Act of Settlement

Also found in: Dictionary, Wikipedia.

Settlement, Act of,

1701, passed by the English Parliament, to provide that if William IIIWilliam III,
1650–1702, king of England, Scotland, and Ireland (1689–1702); son of William II, prince of Orange, stadtholder of the United Provinces of the Netherlands, and of Mary, oldest daughter of King Charles I of England.
..... Click the link for more information.
 and Princess Anne (later Queen AnneAnne,
1665–1714, queen of England, Scotland, and Ireland (1702–7), later queen of Great Britain and Ireland (1707–14), daughter of James II and Anne Hyde; successor to William III.
..... Click the link for more information.
) should die without heirs, the succession to the throne should pass to SophiaSophia
, 1630–1714, electress of Hanover, consort of Elector Ernest Augustus. She was the daughter of Frederick the Winter King and Elizabeth of Bohemia, who was the daughter of James I of England.
..... Click the link for more information.
, electress of Hanover, granddaughter of James IJames I,
1566–1625, king of England (1603–25) and, as James VI, of Scotland (1567–1625). James's reign witnessed the beginnings of English colonization in North America (Jamestown was founded in 1607) and the plantation of Scottish settlers in Ulster.
..... Click the link for more information.
, and to her heirs, if they were Protestants. The house of HanoverHanover, house of,
ruling dynasty of Hanover (see Hanover, province), which was descended from the Guelphs and which in 1714 acceded to the British throne in the person of George I.
..... Click the link for more information.
, which ruled Great Britain from 1714, owed its claim to this act. Among additional provisions, similar to those in the Bill of RightsBill of Rights,
1689, in British history, one of the fundamental instruments of constitutional law. It registered in statutory form the outcome of the long 17th-century struggle between the Stuart kings and the English Parliament.
..... Click the link for more information.
, were requirements that the king must join in communion with the Church of England (see England, Church ofEngland, Church of,
the established church of England and the mother church of the Anglican Communion. Organization and Doctrine

The clergy of the church are of three ancient orders: deacons, priests, and bishops.
..... Click the link for more information.
), that he might not leave England without parliamentary consent, and that English armies might not be used in defense of foreign territory without parliamentary consent. The act also prohibited royal pardons for officials impeached by Parliament. A clause providing that no appointee or pensioner of the king should sit in the House of Commons was repealed (1705) before the act became effective. The unpopularity of William's pro-Dutch policy, the lack of an heir to William or Anne, and fear of the JacobitesJacobites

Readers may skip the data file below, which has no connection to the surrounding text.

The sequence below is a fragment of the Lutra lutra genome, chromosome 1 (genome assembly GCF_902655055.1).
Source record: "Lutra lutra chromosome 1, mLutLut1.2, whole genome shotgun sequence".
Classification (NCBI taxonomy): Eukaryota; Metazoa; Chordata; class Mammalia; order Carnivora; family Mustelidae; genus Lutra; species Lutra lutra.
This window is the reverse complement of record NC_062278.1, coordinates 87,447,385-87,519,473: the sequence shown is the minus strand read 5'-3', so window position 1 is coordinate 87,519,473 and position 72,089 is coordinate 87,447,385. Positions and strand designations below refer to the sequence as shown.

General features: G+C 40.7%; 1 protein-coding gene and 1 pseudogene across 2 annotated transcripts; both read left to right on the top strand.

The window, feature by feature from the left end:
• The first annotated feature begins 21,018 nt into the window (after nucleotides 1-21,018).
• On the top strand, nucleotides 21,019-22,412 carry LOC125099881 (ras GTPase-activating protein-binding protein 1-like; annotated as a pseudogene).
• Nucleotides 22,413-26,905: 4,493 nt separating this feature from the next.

, adherents of the exiled branch of the house of Stuart who sought to restore James II and his descendants to the English and Scottish thrones after the Glorious Revolution of 1688. They take their name from the Latin form (Jacobus) of the name James.
..... Click the link for more information.
 prompted the act.
The Columbia Electronic Encyclopedia™ Copyright © 2013, Columbia University Press. Licensed from Columbia University Press. All rights reserved.
References in periodicals archive ?
I jest of course, but the Act of Settlement is a constitutional law and as such is to be treated with the utmost respect -- some laws are more equal than others even though one parliament cannot bind another.
Both the Bill of Rights and the Act of Settlement expressly provide that they are intended to extend to the dominions of the Realm.
The Act of Settlement forbade any Catholic from holding the throne of England, or marrying a sovereign, and it ensured that the firstborn male son would take preference over a firstborn daughter.
1714: Queen Anne, the last Stuart sovereign, died aged 49, to be succeeded by George I under the Act of Settlement of 1701 - which excluded several dozen members of European royalty with an otherwise better claim because they were Roman Catholic.
Under the Act of Settlement 1701 banning Catholics from the throne, German Prince George Louis - the Elector of Hanover - became King George I of England in 1714.
Both sides are remaining tight-lipped about their rumoured romance, but here's why this pairing could be the biggest thing to hit the monarchy since the Act of Settlement.
The Bill of Rights 1688 (7) has the force of a statute and it can be amended (as can the Act of Settlement 1700) like any other Act.
12, Cameron outlined several proposed amendments to the 1701 Act of Settlement, which bars Catholics and the spouses of Catholics from the British throne.
Male Royal heirs currently have prior claim to the British crown over their older sisters under the 1701 Act of Settlement.
Lord Reid certainly wants to abolish the 1701 Act of Settlement which bars Catholics like him from being monarch.
Our laws lie in 1688 Bill of Rights, Act of Settlement 1703 and the Magna Carta - The Great Charter of the Liberties of England, and of the Liberties of the Forest 1297 and remain on our statutes.
THE Catholic Times newspaper (July 18) featured the RC Bishop of Motherwell Joseph Devine criticising Conservative PM David Cameron, Deputy PM Nick Clegg and the new government over the Act of Settlement.